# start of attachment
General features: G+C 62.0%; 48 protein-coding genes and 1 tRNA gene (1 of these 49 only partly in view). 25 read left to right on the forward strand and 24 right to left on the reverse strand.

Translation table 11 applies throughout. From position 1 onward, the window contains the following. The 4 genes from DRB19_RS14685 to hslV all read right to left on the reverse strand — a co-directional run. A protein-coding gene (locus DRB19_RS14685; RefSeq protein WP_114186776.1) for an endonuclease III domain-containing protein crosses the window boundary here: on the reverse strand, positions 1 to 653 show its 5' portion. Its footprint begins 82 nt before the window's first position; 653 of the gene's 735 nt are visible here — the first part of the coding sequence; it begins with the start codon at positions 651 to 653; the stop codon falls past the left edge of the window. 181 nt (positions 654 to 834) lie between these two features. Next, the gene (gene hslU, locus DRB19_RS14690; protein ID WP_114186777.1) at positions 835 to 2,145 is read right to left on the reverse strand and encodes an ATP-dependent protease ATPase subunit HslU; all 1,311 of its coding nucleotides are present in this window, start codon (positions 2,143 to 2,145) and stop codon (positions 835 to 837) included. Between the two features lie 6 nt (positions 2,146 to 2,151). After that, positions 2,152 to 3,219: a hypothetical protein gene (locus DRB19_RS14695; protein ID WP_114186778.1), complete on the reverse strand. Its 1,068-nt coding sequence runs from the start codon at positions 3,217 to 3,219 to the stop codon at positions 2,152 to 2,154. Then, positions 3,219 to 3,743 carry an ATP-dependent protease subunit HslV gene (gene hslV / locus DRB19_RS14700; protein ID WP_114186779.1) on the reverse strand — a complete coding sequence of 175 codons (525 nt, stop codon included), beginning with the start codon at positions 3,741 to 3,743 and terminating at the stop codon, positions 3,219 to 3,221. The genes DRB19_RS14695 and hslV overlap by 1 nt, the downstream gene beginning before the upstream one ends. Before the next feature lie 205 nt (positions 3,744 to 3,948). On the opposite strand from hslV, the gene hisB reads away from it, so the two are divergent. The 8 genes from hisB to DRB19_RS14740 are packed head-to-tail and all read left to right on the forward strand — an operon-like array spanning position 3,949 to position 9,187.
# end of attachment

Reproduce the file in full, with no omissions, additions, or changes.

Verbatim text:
General features: G+C 62.0%; 48 protein-coding genes and 1 tRNA gene (1 of these 49 only partly in view). 25 read left to right on the forward strand and 24 right to left on the reverse strand.

Translation table 11 applies throughout. From position 1 onward, the window contains the following. The 4 genes from DRB19_RS14685 to hslV all read right to left on the reverse strand — a co-directional run. A protein-coding gene (locus DRB19_RS14685; RefSeq protein WP_114186776.1) for an endonuclease III domain-containing protein crosses the window boundary here: on the reverse strand, positions 1 to 653 show its 5' portion. Its footprint begins 82 nt before the window's first position; 653 of the gene's 735 nt are visible here — the first part of the coding sequence; it begins with the start codon at positions 651 to 653; the stop codon falls past the left edge of the window. 181 nt (positions 654 to 834) lie between these two features. Next, the gene (gene hslU, locus DRB19_RS14690; protein ID WP_114186777.1) at positions 835 to 2,145 is read right to left on the reverse strand and encodes an ATP-dependent protease ATPase subunit HslU; all 1,311 of its coding nucleotides are present in this window, start codon (positions 2,143 to 2,145) and stop codon (positions 835 to 837) included. Between the two features lie 6 nt (positions 2,146 to 2,151). After that, positions 2,152 to 3,219: a hypothetical protein gene (locus DRB19_RS14695; protein ID WP_114186778.1), complete on the reverse strand. Its 1,068-nt coding sequence runs from the start codon at positions 3,217 to 3,219 to the stop codon at positions 2,152 to 2,154. Then, positions 3,219 to 3,743 carry an ATP-dependent protease subunit HslV gene (gene hslV / locus DRB19_RS14700; protein ID WP_114186779.1) on the reverse strand — a complete coding sequence of 175 codons (525 nt, stop codon included), beginning with the start codon at positions 3,741 to 3,743 and terminating at the stop codon, positions 3,219 to 3,221. The genes DRB19_RS14695 and hslV overlap by 1 nt, the downstream gene beginning before the upstream one ends. Before the next feature lie 205 nt (positions 3,744 to 3,948). On the opposite strand from hslV, the gene hisB reads away from it, so the two are divergent. The 8 genes from hisB to DRB19_RS14740 are packed head-to-tail and all read left to right on the forward strand — an operon-like array spanning position 3,949 to position 9,187.